They're hard to miss with their black-and-white coloring! A skunk knows how to ward off danger. First it hopes you’ll leave after seeing it. Then it warns you with a few movements. If you’re still there, it resorts to spraying!

While walking around your neighborhood or backyard, you've probably had a look at this common garter snake. Though they can be scary on the first glimpse, the garter snake isn't usually venomous or poisonous and can't do too much damage.

Polar bears are found in Northern Canada, but they're not an animal that you would want to come face to face with. Their large size and great strength make them exceptional predators that can take down many other animals on the tundra.

Unfortunately, the Vancouver Island marmot is one Canadian species that has been on the decline. They like to inhabit mountainous regions, and there are just around 200 of them still left in the country. One great organization that's helping to protect them is the Vancouver Island Marmot Recovery Foundation.

Waterfowl can fly at around 60 kilometers per hour, so they have to slow down in construction zones! Did you know that eating dirt is beneficial for waterfowl? It's used to help them ingest their main diet, such as insects.

Monarchs love milkweeds for many reasons. There's poison within the milkweed that the Monarch can ingest but predators of the butterfly cannot. Animals are smart, but the monarch is on the next level for teaching itself this trick!

In the Canadian forests lives an animal that's often thought of as vicious. Wolverines are known for being aggressive, but generally, they keep to themselves. Provoking or bothering them is never a wise idea, however.

You can't take these birds out of the water! It's easy to see these birds in the spring, as they have an intense orange beak which dulls throughout the year. If you're going to look for them, make sure you pack your coat because it gets cold in their habitat.

Raccoons are often treated like pests for their tendency to get into garbage and other things around a yard. When they aren't in your yard, they are often on the hunt looking for food such as snakes or small birds.

The porcupine is not exactly an animal that you want to come in contact with, but they're great to get a look at from afar. These critters were once thought to shoot quills, but it has been proven that the only way to get them is by touching the quills yourself.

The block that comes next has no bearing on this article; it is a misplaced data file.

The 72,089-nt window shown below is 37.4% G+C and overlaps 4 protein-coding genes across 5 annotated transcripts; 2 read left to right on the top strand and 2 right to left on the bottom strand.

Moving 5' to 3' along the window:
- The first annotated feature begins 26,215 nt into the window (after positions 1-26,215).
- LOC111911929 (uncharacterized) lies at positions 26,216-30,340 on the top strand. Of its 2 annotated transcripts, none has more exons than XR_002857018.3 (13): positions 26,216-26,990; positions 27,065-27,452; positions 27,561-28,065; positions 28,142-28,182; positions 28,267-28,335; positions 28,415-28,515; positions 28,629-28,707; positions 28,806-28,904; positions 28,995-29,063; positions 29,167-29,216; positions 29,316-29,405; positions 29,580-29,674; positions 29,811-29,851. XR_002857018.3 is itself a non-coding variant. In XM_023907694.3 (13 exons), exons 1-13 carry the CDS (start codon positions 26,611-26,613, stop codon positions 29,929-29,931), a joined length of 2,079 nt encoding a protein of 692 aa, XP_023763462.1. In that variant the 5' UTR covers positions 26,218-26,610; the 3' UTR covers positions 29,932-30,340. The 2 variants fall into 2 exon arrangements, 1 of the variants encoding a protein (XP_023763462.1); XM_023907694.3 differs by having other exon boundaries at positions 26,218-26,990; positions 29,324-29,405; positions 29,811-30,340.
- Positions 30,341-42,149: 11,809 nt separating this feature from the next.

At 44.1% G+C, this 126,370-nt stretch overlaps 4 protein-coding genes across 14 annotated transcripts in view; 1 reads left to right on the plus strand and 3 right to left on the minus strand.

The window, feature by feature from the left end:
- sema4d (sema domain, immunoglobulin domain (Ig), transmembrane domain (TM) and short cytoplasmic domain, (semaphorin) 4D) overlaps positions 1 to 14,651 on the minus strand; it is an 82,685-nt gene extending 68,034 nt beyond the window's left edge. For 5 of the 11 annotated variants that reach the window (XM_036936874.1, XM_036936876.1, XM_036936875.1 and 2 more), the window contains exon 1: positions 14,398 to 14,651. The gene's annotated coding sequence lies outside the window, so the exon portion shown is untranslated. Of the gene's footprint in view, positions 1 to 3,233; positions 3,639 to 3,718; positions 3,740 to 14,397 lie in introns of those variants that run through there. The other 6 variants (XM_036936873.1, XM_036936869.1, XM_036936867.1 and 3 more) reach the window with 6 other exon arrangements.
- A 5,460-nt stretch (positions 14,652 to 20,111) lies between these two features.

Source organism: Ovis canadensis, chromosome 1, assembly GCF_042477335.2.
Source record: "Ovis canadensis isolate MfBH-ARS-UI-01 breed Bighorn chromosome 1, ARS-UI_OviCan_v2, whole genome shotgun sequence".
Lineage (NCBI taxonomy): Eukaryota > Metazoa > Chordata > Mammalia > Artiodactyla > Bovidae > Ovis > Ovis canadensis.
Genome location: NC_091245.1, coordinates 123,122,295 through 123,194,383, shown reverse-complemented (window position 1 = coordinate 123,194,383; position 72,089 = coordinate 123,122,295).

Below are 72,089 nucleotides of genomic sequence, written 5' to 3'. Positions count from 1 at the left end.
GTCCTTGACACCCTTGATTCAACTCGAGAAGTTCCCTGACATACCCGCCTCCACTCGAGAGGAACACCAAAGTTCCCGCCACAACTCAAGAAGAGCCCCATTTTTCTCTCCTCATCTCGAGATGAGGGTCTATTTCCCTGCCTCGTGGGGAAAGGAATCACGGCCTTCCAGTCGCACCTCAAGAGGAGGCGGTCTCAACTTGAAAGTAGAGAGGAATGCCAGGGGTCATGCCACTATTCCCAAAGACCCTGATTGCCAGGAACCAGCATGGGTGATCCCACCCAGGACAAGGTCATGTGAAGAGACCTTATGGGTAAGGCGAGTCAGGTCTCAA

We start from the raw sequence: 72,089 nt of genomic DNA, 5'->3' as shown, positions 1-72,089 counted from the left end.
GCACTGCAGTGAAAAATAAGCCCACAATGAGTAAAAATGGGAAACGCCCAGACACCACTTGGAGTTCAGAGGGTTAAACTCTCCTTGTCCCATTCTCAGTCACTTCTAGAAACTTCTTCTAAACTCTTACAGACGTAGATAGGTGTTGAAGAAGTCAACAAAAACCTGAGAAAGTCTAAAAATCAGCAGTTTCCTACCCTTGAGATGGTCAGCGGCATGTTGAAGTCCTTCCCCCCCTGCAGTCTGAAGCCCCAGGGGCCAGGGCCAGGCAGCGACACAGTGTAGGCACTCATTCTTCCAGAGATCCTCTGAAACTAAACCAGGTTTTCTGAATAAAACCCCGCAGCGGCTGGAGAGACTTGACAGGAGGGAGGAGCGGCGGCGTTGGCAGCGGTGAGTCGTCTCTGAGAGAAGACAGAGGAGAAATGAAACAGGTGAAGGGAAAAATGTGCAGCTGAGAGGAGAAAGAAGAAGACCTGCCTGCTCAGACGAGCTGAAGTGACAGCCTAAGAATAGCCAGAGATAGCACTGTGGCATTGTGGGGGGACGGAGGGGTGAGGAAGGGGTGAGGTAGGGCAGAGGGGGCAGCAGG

The fisher is small but a skilled hunter. While a fisher probably won't try to hunt you, they might try to hunt a small cat, so it's always good to stay on watch in your backyard. Typically, they look for small animals like rabbits or birds to eat. They also love a good feast of fish every now and then as well!

Brown bats are nocturnal and have exceptionally long life spans. One bat can live to be almost 20 years old. One heartbreaking thing about their life span is that many bats aren't able to sustain themselves and die quite young.

With incredible hearing, these birds are great at getting enough food to survive. Their white feathers allow them to blend in with the snow in the arctic conditions that they live in. They have no trouble surviving in the coldest of temperatures, just like Canadians!

This snake tends to live in Southern Ontario. It's mostly calm so long as you don't threaten it. They're often so well hidden that you won't even see them. What you don't know can't hurt you, right?

Honey bees are important in almost every habitat, and they're crucial to Canada as a whole. Without them, the vegetation in the country would start dying. Honey Nut Cheerios is one example of companies doing their part to help sustain the bees that we rely on.